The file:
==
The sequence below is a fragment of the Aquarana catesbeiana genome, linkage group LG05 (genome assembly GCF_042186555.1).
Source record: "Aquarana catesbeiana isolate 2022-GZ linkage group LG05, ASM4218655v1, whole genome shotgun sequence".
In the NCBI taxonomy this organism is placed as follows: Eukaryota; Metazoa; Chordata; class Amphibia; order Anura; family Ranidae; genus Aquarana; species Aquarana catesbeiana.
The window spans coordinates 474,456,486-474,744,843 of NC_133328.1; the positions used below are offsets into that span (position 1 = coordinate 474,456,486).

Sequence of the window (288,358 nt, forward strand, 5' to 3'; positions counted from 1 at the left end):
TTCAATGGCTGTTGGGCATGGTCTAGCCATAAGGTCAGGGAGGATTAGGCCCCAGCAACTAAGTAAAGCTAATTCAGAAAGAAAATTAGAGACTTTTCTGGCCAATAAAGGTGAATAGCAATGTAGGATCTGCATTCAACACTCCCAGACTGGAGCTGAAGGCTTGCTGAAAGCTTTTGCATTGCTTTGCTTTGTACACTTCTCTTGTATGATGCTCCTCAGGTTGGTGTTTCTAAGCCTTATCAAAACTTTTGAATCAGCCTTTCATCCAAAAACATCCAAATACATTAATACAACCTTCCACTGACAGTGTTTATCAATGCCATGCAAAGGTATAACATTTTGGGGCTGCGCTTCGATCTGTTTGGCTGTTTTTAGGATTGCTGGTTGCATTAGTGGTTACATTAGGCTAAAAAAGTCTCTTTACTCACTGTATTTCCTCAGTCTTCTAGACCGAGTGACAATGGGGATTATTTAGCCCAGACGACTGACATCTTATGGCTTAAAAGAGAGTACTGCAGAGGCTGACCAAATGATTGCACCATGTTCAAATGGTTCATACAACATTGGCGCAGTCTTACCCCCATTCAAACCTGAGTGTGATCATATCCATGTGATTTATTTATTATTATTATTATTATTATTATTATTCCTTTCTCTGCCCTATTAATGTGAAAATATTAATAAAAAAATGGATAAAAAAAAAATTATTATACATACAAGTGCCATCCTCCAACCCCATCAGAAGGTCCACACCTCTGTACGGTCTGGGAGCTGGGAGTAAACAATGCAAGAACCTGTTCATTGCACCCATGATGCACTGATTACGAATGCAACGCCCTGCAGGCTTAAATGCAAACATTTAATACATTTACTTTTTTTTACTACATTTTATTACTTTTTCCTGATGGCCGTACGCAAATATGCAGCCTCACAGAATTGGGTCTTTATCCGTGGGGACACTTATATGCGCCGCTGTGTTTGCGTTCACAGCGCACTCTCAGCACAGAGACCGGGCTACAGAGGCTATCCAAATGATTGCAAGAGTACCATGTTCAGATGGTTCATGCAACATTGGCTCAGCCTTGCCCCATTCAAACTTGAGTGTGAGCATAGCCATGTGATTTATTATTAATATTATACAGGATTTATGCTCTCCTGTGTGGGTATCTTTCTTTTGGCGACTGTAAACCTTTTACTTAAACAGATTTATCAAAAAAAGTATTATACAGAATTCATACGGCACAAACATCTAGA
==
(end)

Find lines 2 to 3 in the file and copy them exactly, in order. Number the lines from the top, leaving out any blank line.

Source record: "Aquarana catesbeiana isolate 2022-GZ linkage group LG05, ASM4218655v1, whole genome shotgun sequence".
In the NCBI taxonomy this organism is placed as follows: Eukaryota; Metazoa; Chordata; class Amphibia; order Anura; family Ranidae; genus Aquarana; species Aquarana catesbeiana.